Alice Lowe at The Millions:
In his 1946 New Yorker review of Do I Wake or Sleep, Edmund Wilson, one of the most prominent critics of his day, called Isabel Bolton’s voice “exquisitely perfect in accent.” He compared her stream-of-consciousness prose to Virginia Woolf’s, her technique to Henry James’s — “the single consciousness that observes all”– and the novel’s mood and sensibility to that of Elizabeth Bowen’s Death of the Heart. Diana Trilling at The Nation heaped on more accolades, regretting only that she hadn’t discovered Bolton first. Do I Wake or Sleep was “quite the best novel that has come my way in the four years I have been reviewing new fiction for this magazine,” and Bolton was “the most important new novelist in the English language to appear in years.” Trilling too compares Bolton to Bowen, noting “the same scalpel-like precision of observation and expression.”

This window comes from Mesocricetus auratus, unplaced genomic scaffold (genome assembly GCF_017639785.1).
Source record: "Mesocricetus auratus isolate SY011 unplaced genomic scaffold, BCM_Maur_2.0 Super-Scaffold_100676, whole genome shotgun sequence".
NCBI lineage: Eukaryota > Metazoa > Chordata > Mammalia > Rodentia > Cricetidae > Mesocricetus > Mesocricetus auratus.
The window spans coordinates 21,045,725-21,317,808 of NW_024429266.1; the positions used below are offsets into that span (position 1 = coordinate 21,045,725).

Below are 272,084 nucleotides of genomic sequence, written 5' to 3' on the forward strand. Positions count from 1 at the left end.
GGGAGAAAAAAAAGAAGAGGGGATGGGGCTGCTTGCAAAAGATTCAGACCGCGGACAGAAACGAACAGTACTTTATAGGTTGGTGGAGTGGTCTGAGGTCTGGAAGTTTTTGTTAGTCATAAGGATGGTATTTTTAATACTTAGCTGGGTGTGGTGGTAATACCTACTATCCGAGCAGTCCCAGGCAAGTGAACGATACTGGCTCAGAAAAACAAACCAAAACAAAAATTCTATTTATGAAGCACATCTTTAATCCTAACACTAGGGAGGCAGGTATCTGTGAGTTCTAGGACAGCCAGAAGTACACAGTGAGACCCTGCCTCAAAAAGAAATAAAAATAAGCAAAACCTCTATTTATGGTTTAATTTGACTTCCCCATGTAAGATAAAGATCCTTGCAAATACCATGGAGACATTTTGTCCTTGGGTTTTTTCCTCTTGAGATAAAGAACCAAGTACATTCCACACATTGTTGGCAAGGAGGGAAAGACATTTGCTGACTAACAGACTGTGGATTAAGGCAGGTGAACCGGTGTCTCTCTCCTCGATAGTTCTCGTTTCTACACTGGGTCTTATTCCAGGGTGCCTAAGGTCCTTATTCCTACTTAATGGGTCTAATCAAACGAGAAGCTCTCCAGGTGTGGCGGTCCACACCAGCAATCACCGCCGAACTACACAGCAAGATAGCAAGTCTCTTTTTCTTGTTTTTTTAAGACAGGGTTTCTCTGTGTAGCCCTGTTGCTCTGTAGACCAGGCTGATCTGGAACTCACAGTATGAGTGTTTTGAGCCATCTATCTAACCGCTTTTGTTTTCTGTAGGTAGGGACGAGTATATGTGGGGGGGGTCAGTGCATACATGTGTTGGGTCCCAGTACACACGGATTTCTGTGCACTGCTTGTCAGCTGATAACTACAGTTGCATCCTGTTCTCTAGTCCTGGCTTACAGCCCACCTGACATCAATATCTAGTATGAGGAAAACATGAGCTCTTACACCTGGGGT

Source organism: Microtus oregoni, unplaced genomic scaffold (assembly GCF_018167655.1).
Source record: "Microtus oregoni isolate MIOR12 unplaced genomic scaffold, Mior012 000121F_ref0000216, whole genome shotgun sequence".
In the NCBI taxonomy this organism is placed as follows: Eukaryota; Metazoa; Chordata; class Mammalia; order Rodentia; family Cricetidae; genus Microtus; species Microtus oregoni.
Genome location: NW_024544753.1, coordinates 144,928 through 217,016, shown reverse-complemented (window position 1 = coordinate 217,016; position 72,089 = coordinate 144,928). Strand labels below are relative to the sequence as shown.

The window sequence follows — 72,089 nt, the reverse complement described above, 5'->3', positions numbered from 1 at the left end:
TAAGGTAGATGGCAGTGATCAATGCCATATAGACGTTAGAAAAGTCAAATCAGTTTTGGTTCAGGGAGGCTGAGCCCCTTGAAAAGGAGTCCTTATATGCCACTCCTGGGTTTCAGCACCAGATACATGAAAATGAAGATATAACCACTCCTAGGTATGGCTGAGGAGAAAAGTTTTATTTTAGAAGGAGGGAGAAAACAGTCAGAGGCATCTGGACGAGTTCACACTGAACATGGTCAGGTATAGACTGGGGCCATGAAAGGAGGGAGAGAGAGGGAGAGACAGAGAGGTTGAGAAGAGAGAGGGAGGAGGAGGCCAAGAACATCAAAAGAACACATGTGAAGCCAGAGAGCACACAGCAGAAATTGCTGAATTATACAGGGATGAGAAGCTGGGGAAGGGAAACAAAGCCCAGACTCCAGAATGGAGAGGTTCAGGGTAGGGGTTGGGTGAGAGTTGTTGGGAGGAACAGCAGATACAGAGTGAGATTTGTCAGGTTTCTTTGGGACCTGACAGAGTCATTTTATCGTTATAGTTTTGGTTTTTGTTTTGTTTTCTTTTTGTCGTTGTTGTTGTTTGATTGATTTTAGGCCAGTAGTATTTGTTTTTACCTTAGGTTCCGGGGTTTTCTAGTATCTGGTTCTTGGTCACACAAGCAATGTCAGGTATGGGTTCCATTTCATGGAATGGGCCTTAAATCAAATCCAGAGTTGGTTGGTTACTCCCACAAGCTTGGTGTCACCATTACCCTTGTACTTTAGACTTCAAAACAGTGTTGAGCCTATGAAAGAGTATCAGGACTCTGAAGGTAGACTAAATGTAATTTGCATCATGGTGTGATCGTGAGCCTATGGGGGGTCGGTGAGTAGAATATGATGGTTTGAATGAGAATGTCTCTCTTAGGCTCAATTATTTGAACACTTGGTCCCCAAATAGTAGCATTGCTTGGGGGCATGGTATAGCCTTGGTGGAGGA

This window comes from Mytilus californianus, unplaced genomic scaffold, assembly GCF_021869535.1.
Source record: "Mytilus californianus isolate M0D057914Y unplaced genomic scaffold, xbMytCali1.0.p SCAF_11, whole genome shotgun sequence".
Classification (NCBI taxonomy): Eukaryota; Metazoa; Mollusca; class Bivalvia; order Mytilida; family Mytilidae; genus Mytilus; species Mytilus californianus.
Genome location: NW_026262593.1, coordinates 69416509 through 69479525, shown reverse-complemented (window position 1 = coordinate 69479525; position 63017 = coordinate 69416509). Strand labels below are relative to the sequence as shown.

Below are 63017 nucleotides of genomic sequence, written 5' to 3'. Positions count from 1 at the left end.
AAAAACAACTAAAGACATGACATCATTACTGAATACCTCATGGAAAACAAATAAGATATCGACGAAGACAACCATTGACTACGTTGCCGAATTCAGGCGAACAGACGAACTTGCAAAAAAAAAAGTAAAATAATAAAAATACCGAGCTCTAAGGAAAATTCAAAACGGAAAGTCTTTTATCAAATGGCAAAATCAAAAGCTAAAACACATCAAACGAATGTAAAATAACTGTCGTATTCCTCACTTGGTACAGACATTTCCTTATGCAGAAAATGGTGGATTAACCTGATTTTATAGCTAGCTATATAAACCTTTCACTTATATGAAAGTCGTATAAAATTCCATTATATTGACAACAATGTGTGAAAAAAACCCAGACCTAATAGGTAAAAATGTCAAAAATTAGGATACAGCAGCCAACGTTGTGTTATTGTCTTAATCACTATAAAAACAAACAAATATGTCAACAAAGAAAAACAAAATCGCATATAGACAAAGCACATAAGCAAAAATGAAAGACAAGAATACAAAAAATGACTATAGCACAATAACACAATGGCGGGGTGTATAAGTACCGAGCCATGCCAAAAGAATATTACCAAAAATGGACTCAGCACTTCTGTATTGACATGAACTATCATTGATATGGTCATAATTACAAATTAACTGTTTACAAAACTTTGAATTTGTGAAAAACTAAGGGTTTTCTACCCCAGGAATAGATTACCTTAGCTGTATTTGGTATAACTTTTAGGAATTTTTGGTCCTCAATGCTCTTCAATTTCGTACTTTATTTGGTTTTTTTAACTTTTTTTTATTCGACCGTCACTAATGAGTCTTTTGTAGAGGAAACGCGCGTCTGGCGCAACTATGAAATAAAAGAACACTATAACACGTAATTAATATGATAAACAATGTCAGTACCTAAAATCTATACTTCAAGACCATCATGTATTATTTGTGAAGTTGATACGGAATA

Three years later The Christmas Tree was published. Two early excerpts had appeared in The New Yorker, priming fans of Bolton’s first novel for her encore. Trilling wasn’t disappointed. With The Christmas Tree, she wrote, Bolton “establishes herself as the best woman writer of fiction in this country today.” Other reviews were enthusiastic, but with qualifications. The Saturday Reviewfound “her talent, her exquisite sensitivity unmistakable,” her lyric prose “almost perfect” at times, but the second novel not equal to the first.
Bolton’s third novel, Many Mansions, was published in 1952 and was a finalist for that year’s National Book Award; yet reviews were mixed. Kirkus Reviews dismissed its “drawing room elegance and withered gentility.”